French and German being dropped by cash-strapped colleges, report warns

Modern languages, science and engineering courses are being scrapped as a result of financial constraints, the National Audit Office warns

French and German courses are being dropped by cash-strapped colleges, the National Audit Office (NAO) has warned. 

A report examining the financial sustainability of colleges and sixth forms in England found that 115 (48 per cent) were receiving extra help from the government in February this year owing to lack of money. 

Thirty four per cent of colleges reported an operating deficit last year, a slight reduction on the 37 per cent in 2014. 

The financial constraints have resulted in the reduction of subjects on offer to students, with modern languages, science, technology, and engineering courses being scrapped, as well as mental health support services. 

The curriculum changes are having “detrimental effects on students and skills development,” the NAO said, while the core funding for the college sector has fallen and its financial health "remains fragile".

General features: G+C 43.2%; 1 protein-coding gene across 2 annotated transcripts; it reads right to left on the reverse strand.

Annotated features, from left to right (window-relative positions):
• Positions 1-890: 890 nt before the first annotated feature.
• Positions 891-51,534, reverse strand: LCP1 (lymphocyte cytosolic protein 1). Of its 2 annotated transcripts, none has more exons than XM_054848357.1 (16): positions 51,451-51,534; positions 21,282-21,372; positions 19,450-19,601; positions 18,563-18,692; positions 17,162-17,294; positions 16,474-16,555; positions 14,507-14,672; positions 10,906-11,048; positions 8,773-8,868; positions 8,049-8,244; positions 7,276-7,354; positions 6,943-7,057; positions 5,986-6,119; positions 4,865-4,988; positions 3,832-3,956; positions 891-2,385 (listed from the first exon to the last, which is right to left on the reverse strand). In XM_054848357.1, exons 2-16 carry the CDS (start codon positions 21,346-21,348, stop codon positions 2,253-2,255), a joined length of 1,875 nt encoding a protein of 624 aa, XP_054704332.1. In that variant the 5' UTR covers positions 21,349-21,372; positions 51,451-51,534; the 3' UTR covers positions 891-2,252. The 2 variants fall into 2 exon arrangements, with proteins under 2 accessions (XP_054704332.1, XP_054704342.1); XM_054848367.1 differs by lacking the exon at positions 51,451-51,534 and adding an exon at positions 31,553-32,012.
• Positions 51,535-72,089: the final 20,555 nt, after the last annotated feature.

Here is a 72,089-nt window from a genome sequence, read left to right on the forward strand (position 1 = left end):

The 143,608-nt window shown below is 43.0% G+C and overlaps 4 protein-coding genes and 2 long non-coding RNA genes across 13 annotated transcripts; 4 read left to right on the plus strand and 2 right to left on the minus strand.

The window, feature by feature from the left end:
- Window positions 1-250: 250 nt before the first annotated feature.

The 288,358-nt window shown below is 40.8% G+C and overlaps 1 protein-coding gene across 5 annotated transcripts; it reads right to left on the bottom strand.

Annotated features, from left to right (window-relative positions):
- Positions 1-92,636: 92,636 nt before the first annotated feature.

There are 242 further education colleges in England, including 192 further education colleges and 50 sixth-forms, and many suffer from unresolved “systemic long-term weaknesses” despite hundreds of millions of pounds of extra funding from the government. 

Between November 2014 and March 2019, the government gave £253 million to 36 colleges with serious cash flow problems, the report found. A further £431 million was paid to 45 colleges to help cover the costs of “structural changes” designed to improve colleges’ financial sustainability.

Between April 2019 and May 2020, the Education and Skills Funding Agency (ESFA) spent £41.8 million dealing with colleges in, or close to, administration. The majority of this sum (£26.6 million) was spent on two insolvency cases - Hadlow College and West Kent and Ashford College - during the same period.

Gareth Davies, the head of the NAO, said: “Colleges play a crucial role in many people’s lives and are vital in the development of the skills and knowledge the country needs. While there has been some progress in improving financial security in the sector, this has cost a lot of money, and systemic long-term weaknesses remain unresolved.

“DfE needs to seize the opportunity presented by its 10-year reform programme to set out what it wants from the college sector and ensure it is funded accordingly.”